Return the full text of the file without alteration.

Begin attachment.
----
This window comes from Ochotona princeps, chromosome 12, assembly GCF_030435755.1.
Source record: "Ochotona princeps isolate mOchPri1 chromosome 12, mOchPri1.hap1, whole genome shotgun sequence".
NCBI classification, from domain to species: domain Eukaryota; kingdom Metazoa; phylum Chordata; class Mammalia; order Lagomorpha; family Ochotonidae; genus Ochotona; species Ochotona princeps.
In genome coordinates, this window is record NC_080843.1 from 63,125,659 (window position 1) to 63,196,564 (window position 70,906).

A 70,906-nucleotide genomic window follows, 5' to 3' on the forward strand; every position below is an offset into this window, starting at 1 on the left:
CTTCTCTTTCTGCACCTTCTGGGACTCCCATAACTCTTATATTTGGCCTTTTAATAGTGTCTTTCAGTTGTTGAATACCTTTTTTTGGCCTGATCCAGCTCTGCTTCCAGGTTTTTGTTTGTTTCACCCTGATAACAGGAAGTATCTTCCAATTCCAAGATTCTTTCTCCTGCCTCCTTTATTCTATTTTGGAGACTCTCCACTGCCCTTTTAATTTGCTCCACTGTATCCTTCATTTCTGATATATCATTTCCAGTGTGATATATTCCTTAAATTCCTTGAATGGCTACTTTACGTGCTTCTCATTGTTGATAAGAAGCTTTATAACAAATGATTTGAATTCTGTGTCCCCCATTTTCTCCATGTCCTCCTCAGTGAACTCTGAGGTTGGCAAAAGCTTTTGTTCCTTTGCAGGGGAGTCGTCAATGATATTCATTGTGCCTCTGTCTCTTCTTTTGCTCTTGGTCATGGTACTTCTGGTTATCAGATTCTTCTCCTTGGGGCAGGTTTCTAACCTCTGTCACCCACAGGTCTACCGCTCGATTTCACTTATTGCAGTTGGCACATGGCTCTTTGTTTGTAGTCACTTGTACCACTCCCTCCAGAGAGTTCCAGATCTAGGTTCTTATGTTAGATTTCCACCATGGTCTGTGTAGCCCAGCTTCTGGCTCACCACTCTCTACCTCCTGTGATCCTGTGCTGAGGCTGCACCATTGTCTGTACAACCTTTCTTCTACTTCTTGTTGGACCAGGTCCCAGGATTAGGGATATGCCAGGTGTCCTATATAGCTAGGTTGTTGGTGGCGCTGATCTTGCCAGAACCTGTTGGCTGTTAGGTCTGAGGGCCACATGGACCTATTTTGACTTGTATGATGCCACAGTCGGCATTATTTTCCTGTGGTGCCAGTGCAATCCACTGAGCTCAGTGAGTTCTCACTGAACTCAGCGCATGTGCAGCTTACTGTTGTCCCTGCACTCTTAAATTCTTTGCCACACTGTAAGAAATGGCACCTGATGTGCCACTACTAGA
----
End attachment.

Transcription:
This window comes from Ochotona princeps, chromosome 12, assembly GCF_030435755.1.
Source record: "Ochotona princeps isolate mOchPri1 chromosome 12, mOchPri1.hap1, whole genome shotgun sequence".
NCBI classification, from domain to species: domain Eukaryota; kingdom Metazoa; phylum Chordata; class Mammalia; order Lagomorpha; family Ochotonidae; genus Ochotona; species Ochotona princeps.
In genome coordinates, this window is record NC_080843.1 from 63,125,659 (window position 1) to 63,196,564 (window position 70,906).

A 70,906-nucleotide genomic window follows, 5' to 3' on the forward strand; every position below is an offset into this window, starting at 1 on the left:
CTTCTCTTTCTGCACCTTCTGGGACTCCCATAACTCTTATATTTGGCCTTTTAATAGTGTCTTTCAGTTGTTGAATACCTTTTTTTGGCCTGATCCAGCTCTGCTTCCAGGTTTTTGTTTGTTTCACCCTGATAACAGGAAGTATCTTCCAATTCCAAGATTCTTTCTCCTGCCTCCTTTATTCTATTTTGGAGACTCTCCACTGCCCTTTTAATTTGCTCCACTGTATCCTTCATTTCTGATATATCATTTCCAGTGTGATATATTCCTTAAATTCCTTGAATGGCTACTTTACGTGCTTCTCATTGTTGATAAGAAGCTTTATAACAAATGATTTGAATTCTGTGTCCCCCATTTTCTCCATGTCCTCCTCAGTGAACTCTGAGGTTGGCAAAAGCTTTTGTTCCTTTGCAGGGGAGTCGTCAATGATATTCATTGTGCCTCTGTCTCTTCTTTTGCTCTTGGTCATGGTACTTCTGGTTATCAGATTCTTCTCCTTGGGGCAGGTTTCTAACCTCTGTCACCCACAGGTCTACCGCTCGATTTCACTTATTGCAGTTGGCACATGGCTCTTTGTTTGTAGTCACTTGTACCACTCCCTCCAGAGAGTTCCAGATCTAGGTTCTTATGTTAGATTTCCACCATGGTCTGTGTAGCCCAGCTTCTGGCTCACCACTCTCTACCTCCTGTGATCCTGTGCTGAGGCTGCACCATTGTCTGTACAACCTTTCTTCTACTTCTTGTTGGACCAGGTCCCAGGATTAGGGATATGCCAGGTGTCCTATATAGCTAGGTTGTTGGTGGCGCTGATCTTGCCAGAACCTGTTGGCTGTTAGGTCTGAGGGCCACATGGACCTATTTTGACTTGTATGATGCCACAGTCGGCATTATTTTCCTGTGGTGCCAGTGCAATCCACTGAGCTCAGTGAGTTCTCACTGAACTCAGCGCATGTGCAGCTTACTGTTGTCCCTGCACTCTTAAATTCTTTGCCACACTGTAAGAAATGGCACCTGATGTGCCACTACTAGA